They mounted the horses and Dixie lead the way as they rode out onto the open prairie.
As the horses plodded along, Grant said, “I’m already enjoying it.”
“Enjoying what?” Dixie asked.
“You just told me to relax and enjoy it, take it as is comes. Well I’m already enjoying it.”
“As am I,” she said, turning her face away from him.
“I’d like to know something,” he said.
“You ask and I’ll try to answer.”
“Why were you so mad at me after the plane crash? It wasn’t really my fault you know?”
“You looked an absolute fright. Your face and clothes were covered with blood and I thought you were terribly hurt.”
“Do you always become angry with people who are seriously injured?”
“Well, maybe I was worried about you. Maybe I wouldn’t want to see you hurt. It may even be that I like you, at least enough so that I wouldn’t want you injured.”
“Well, maybe I like you too, but I wouldn’t be mad at you if you were hurt.”
“But you weren’t hurt. You were doing a dumb thing flying around the country with Uncle Tom and I didn’t sleep for a week while you were gone.”
“Next time, you might just tell me you’re worried without being so harsh.”
“Next time, Mr. Collins, don’t do dumb things.”
She laughed as she urged her horse into a trot.
Grant’s horse followed and he saw the white canvas of the tipi in a grove of trees beside the large pond. The day had warmed. A small herd of buffalo gathered to cool in the glade began to run at their approach.
“Look! Buffalo! There are the buffalo,” Grant shouted.
“I told you we might see them. These are Uncle Tom’s pets. He keeps them to remind him of the old days. He doesn’t let anyone hurt his buffalo.”
“I saw all of this from the airplane, but I never dreamed how beautiful it would be. You do know that there is a large bear that lives in those woods?”
“Uncle Tom told me to keep and eye out.”
Riding to the edge of the pond, they let the horses quench their thirst. They then tied the horses in the shade and loosened the cinch straps so that the animals could rest. Dixie removed her saddle bags and spread a blanket in front of the tipi.
“Koko fixed a picnic. Roast beef sandwiches and eggs. There’s tea in that canteen if you’d care for some.”
Grant stopped in his tracks when she removed a Colt revolver from the lunch sack and placed it on the blanket.
“Where on earth did you get a gun?”
“I told you, Uncle Tom told me to keep an eye out for that bear.”
“He is a man who gives warnings seriously,’ Grant said, laughing nervously.
“He said it was ‘just in case.’ He showed me how to shoot it last summer. ‘In case’ I wanted to go riding alone.”
Grant walked to the shore of the ancient pond. The water had been impounded by beavers. For many generations, the animals had dammed a rivulet, which originated at a spring about a half mile upstream. Although copper toned from the annual leaf litter, the small lake was crystal clear. He could see many fish darting about and he wondered how many men and animals had fed on this bounty of trout and slaked a thirst in these bronze hued depths.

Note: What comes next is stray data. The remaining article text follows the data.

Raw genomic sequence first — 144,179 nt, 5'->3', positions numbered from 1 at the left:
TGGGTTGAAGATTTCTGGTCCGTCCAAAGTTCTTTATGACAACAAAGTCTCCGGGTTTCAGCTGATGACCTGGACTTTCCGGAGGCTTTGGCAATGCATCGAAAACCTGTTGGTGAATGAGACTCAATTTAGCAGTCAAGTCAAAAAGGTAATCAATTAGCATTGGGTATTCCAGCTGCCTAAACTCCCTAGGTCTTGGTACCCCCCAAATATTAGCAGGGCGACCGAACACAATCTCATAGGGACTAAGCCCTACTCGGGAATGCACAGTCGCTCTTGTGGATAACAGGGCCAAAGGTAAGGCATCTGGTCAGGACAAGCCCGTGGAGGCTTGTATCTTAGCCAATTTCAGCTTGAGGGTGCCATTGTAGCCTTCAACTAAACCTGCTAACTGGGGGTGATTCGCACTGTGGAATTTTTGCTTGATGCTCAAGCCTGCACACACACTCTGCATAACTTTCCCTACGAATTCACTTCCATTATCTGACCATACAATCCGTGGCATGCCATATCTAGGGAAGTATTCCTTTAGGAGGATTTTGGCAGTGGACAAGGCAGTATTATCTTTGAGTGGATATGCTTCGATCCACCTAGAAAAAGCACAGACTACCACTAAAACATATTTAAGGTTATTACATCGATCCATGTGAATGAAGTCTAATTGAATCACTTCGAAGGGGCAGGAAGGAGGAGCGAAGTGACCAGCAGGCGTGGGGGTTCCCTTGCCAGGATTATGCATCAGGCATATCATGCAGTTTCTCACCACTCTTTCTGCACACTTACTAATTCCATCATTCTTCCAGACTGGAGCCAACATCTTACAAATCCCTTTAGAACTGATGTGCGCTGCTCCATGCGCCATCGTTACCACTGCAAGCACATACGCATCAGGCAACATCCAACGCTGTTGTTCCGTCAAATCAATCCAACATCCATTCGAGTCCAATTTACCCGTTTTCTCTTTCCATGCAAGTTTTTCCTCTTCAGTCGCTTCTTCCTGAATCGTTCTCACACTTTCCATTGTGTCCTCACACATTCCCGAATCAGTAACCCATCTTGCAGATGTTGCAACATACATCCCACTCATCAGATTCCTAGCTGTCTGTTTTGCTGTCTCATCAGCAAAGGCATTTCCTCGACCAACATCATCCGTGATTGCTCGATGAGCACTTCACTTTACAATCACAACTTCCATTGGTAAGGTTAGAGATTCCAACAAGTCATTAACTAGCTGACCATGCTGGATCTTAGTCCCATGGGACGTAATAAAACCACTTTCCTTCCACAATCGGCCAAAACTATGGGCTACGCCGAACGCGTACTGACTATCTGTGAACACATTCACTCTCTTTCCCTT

“It really warmed up since this morning,” he said as he walked toward the blanket.
Grant prepared to sit down for their picnic. Dixie held her hand palm out.
“Hold it there, stinky boy. You’re not eating lunch on my blanket smelling like that. Didn’t your mother teach you anything?”
Grant’s face was a blank stare. His cheeks reddened.
Dixie suppressed a laugh. His look was that of a small boy caught with dirty hands at the dinner table. His obvious discomfort was quite endearing.
“Go wash the shirt and it wouldn’t hurt to wash the red woolies too…maybe?”
“But I would have to…” he gasped.
“Mr. Collins,” she said in feigned exasperation, “I have three brothers…one older and two younger. I seriously doubt that the sight of your manly torso is likely to wither me. Queen Victoria passed along about twenty years ago you know. I, too, have gone to college and I am a big girl. Now, go take a bath!”
Grant unfastened the ties on the tipi door and entered to undress.
He emerged with his shirt modestly wrapped around his waist, carrying his red union suit. The light breeze on his bare skin felt sensuous. He ran to the pond making “Oh-oh” sounds, his soft bare feet unaccustomed to the rocks and rough plants. He dropped his clothing on the shore and plunged into the cool depths.
Enveloped in the luxurious, near decadent, feeling of freedom, he floated in mid-pond, at once wishing that she would join him while shamed of his thoughts.
His modesty had prevented him from looking at Dixie after coming out of the tipi. When a movement caught his peripheral vision he looked over to see her standing at the waters edge, ready to dive into the lake. She was wearing only her ankle length cotton under drawers and a mercerized lace sleeveless vest.
“You’re not the only one who gets a swim.”
He heard her laugh before she disappeared beneath the water.
Grant was frozen in stunned disbelief. Except for the renderings in the Sears catalog he had not seen a woman in undergarments since he was a child. Treading water, he watched for her to reappear.
Something touched his leg and he pulled away reflexively. He could see the bright copper outline of her white cotton clothing beneath the surface as she pursued him into shallower water. When he stood chest deep, she emerged in front of him laughing.
“Did you think a creature had you?” she laughed.
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